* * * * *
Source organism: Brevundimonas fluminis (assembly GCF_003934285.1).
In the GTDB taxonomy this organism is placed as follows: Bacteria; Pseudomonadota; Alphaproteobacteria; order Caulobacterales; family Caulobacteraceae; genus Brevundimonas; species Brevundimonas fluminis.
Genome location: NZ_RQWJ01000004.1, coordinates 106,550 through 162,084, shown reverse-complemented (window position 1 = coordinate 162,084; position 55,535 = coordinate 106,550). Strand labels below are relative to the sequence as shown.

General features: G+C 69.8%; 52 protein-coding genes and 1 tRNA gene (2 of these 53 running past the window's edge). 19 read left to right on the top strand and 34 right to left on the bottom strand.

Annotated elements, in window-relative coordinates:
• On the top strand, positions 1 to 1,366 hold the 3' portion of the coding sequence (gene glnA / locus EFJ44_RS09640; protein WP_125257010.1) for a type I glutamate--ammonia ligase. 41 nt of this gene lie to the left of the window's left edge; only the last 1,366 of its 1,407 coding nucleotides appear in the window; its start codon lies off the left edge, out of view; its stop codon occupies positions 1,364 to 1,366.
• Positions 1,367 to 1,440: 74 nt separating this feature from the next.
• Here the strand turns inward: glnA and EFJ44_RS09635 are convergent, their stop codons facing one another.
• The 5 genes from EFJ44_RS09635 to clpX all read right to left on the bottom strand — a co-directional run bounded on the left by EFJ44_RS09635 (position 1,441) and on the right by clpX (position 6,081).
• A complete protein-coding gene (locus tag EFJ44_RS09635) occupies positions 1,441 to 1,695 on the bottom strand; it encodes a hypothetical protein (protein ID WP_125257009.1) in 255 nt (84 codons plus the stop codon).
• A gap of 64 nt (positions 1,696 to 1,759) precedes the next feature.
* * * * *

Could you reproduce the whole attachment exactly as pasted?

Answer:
Source organism: Brevundimonas fluminis (assembly GCF_003934285.1).
In the GTDB taxonomy this organism is placed as follows: Bacteria; Pseudomonadota; Alphaproteobacteria; order Caulobacterales; family Caulobacteraceae; genus Brevundimonas; species Brevundimonas fluminis.
Genome location: NZ_RQWJ01000004.1, coordinates 106,550 through 162,084, shown reverse-complemented (window position 1 = coordinate 162,084; position 55,535 = coordinate 106,550). Strand labels below are relative to the sequence as shown.

General features: G+C 69.8%; 52 protein-coding genes and 1 tRNA gene (2 of these 53 running past the window's edge). 19 read left to right on the top strand and 34 right to left on the bottom strand.

Annotated elements, in window-relative coordinates:
• On the top strand, positions 1 to 1,366 hold the 3' portion of the coding sequence (gene glnA / locus EFJ44_RS09640; protein WP_125257010.1) for a type I glutamate--ammonia ligase. 41 nt of this gene lie to the left of the window's left edge; only the last 1,366 of its 1,407 coding nucleotides appear in the window; its start codon lies off the left edge, out of view; its stop codon occupies positions 1,364 to 1,366.
• Positions 1,367 to 1,440: 74 nt separating this feature from the next.
• Here the strand turns inward: glnA and EFJ44_RS09635 are convergent, their stop codons facing one another.
• The 5 genes from EFJ44_RS09635 to clpX all read right to left on the bottom strand — a co-directional run bounded on the left by EFJ44_RS09635 (position 1,441) and on the right by clpX (position 6,081).
• A complete protein-coding gene (locus tag EFJ44_RS09635) occupies positions 1,441 to 1,695 on the bottom strand; it encodes a hypothetical protein (protein ID WP_125257009.1) in 255 nt (84 codons plus the stop codon).
• A gap of 64 nt (positions 1,696 to 1,759) precedes the next feature.